Preferably, the pallets are made of synthetic plastics material obtained by recycling plastics waste. The pallets can thus be made of relatively heavy constructions at relatively low cost. Upper deck 2 contains through holes 25 for ventilation through the pallet of the goods stacked thereon. Such vent holes can also be used very wel when products deep-frozen or, conversely, to be heated are transported on the pallets so that cooling air or heated air can circulate optimally through the loading space along the products. The holes moreover provide a substantial saving in weight. During the manufacture of the pallets, the holes furthermore have a shrinkage-limiting effect.
The spacers 4,4' connecting the upper deck and the lower deck are tubular members having, in this embodiment, a cross section at least the outer circumference of which is approximately rectangular, with corners rounded in suitable places.
The spacers are present at the four corners of the pallet and furthermore in the middle of each side of the pallet and in the centre of the pallets, as shown in FIG. 1. The corners of the tubular members forming the spacers, facing the exterior of the pallet, are rounded, as indicated at 26, so that the fork prongs of a platform truck and/or lifting truck can be easily inserted between the decks and between the spacers.
For the same purpose, preferably the edges of the lower deck and the upper deck are beveled at least adjacent the insertion holes 5, as shown by way of example in FIG. 2 for the upper deck at 28.
The tubular spacers are entirely open at the lower end and, as shown in FIG. 2, have a ready-release form for mould portions to be removed towards the lower end during the manufacture.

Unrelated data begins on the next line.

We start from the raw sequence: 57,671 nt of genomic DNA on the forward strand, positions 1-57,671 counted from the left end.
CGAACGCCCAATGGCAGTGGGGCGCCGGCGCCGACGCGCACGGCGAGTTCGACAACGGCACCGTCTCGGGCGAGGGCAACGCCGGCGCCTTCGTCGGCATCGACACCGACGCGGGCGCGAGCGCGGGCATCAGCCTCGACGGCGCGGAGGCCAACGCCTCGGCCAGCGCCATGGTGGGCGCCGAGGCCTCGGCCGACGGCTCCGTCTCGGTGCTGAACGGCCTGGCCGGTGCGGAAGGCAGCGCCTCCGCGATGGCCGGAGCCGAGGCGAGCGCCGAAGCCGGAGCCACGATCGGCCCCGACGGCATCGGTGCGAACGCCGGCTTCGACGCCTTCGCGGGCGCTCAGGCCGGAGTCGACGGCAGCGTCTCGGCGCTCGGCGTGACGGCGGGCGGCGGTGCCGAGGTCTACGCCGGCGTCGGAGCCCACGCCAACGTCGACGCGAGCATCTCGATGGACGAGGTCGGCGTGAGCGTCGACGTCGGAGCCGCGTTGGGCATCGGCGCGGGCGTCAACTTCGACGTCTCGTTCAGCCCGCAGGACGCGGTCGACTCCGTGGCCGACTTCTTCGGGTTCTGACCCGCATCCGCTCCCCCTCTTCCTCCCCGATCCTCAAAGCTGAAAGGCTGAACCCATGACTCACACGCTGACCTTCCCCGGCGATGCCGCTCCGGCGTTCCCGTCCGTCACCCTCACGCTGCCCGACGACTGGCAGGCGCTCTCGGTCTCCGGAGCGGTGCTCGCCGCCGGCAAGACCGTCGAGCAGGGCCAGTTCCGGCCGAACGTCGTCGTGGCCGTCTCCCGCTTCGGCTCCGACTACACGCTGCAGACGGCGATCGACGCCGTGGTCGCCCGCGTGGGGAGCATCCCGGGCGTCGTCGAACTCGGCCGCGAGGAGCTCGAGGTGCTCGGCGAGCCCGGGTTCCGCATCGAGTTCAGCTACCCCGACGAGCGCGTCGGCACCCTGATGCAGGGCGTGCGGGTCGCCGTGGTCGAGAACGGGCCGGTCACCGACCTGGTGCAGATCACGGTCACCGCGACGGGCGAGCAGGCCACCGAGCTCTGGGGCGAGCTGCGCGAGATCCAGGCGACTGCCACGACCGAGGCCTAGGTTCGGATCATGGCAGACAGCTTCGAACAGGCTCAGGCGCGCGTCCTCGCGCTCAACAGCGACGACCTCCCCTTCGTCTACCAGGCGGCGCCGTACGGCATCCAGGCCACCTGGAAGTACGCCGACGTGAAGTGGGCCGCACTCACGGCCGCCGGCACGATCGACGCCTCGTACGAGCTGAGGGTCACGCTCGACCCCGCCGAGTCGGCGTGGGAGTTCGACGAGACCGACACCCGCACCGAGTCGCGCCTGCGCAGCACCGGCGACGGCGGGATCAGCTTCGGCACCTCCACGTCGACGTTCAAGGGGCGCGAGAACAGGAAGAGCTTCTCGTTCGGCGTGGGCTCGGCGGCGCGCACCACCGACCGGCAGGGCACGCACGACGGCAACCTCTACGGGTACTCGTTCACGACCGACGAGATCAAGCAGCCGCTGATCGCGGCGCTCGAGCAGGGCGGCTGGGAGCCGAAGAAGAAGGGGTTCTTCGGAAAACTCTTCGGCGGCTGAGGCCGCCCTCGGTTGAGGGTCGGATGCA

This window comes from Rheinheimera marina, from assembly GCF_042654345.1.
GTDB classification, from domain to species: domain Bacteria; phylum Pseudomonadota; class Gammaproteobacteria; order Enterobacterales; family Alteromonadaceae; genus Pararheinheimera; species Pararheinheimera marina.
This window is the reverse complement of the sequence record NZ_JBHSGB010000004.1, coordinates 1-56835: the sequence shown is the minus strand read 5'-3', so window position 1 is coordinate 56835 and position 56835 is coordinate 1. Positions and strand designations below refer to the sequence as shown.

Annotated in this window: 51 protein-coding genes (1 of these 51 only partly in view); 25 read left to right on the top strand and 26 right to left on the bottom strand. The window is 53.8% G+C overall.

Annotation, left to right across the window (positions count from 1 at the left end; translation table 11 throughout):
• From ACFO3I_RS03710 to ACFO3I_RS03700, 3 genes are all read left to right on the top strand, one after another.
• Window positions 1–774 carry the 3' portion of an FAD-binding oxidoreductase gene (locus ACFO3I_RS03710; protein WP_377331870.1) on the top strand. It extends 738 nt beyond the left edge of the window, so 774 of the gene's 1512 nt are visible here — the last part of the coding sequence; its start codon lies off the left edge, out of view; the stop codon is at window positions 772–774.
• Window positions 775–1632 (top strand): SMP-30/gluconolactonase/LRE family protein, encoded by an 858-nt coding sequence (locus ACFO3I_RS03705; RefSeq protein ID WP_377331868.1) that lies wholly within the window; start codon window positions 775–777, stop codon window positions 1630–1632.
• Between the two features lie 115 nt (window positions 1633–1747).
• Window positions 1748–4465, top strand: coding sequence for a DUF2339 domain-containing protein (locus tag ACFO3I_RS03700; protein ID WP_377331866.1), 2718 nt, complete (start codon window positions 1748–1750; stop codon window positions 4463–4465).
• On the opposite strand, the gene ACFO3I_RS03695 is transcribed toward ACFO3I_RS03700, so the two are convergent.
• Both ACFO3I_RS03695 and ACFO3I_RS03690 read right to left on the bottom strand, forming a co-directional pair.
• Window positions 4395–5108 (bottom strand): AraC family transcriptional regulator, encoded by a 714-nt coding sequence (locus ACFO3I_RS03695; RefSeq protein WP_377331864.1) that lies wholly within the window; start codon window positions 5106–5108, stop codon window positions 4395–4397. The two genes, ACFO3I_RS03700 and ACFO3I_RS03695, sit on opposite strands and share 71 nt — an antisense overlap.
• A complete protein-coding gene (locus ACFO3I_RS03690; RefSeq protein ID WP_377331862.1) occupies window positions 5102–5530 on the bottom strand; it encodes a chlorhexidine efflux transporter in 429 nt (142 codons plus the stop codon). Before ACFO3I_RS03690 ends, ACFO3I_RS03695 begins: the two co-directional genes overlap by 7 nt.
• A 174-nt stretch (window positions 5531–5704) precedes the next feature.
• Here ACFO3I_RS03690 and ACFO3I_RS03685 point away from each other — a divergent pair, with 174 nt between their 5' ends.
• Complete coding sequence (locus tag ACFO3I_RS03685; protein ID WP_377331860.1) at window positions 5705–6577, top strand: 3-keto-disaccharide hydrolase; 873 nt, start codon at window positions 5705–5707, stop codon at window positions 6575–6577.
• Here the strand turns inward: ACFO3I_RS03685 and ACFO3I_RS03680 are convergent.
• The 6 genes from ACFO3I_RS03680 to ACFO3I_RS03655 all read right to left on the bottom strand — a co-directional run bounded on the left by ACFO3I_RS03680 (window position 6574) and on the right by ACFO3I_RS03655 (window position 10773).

At the top, each spacer is substantially closed, but the upper deck at that location is provided also with holes 27, having the same function as the earlier described holes 25 and which likewise effect that the spacers can be properly cleaned internally.
As shown in FIG. 3, the lower deck is formed by wide strips extending along the edges of the lower deck and further including a cross situated within the edge strips. The strips form connections between the spacers and leave four symmetrically positioned openings 29 clear. As a result of this configuration, there is obtained a solid and heavily loadable lower deck, which nevertheless offers the possibility to manipulate the pallet with a pallet truck.
Also, neither openings 29 nor insertion holes 5 form weakening perforations in the walls of the basically closed hollow spaces. The pallets according to the present invention, consequently, need not be manufactured by rotational moulding but can be made e.g. by injection moulding.
It is observed that, after reading the above, various modifications will become readily apparent to those skilled in the art. For instance, mouldings 12-18 on the lower deck are shown in FIG. 3 as continuous ribs. However, it is also possible to use a suitable pattern of e.g. flat, round lugs or rectangular lugs, possibly with rounded corners.
Furthermore, the cross-sectional form of the inner wall of the tubular members forming the spacers need not be similar to that of the outer wall. For instance, the central spacer 4' in the embodiment shown has a rectangular outer circumference 41 and a circular inner circumference 42.
Such modifications are deemed to fall within the scope of the present invention.
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|Citing Patent||Filing date||Publication date||Applicant||Title|
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|US20060130711 *||Apr 22, 2005||Jun 22, 2006||Tsung-Tsan Lin||Recyclable pallet|
|U.S. Classification||108/52.1, 108/901, 108/55.3, 108/53.1|
|International Classification||B65D19/44, B65D19/00|
|Cooperative Classification||Y02W30/803, Y10S108/901, F02F2001/106, B65D19/0014, B65D2519/00034, B65D2519/00288, B65D2519/00333, B65D19/44, B65D2519/00069, B65D2565/384, B65D2519/00268, B65D2519/00318, B65D2519/00308|
|European Classification||B65D19/44, B65D19/00C1B2C|
|Jan 11, 1988||AS||Assignment|
Owner name: LANKHORST RECYCLING B.V., PRINSENGRACHT 2, 8607 AD
Free format text: ASSIGNMENT OF ASSIGNORS INTEREST.;ASSIGNOR:KUIPERS, SYTZE A.;REEL/FRAME:004823/0469
Effective date: 19871216
Owner name: LANKHORST RECYCLING B.V., A CORP. OF THE NETHERLAN
Free format text: ASSIGNMENT OF ASSIGNORS INTEREST;ASSIGNOR:KUIPERS, SYTZE A.;REEL/FRAME:004823/0469
Effective date: 19871216
|Jan 15, 1993||FPAY||Fee payment|
Year of fee payment: 4
|Jan 8, 1997||FPAY||Fee payment|
Year of fee payment: 8
|Nov 15, 2000||FPAY||Fee payment|
Year of fee payment: 12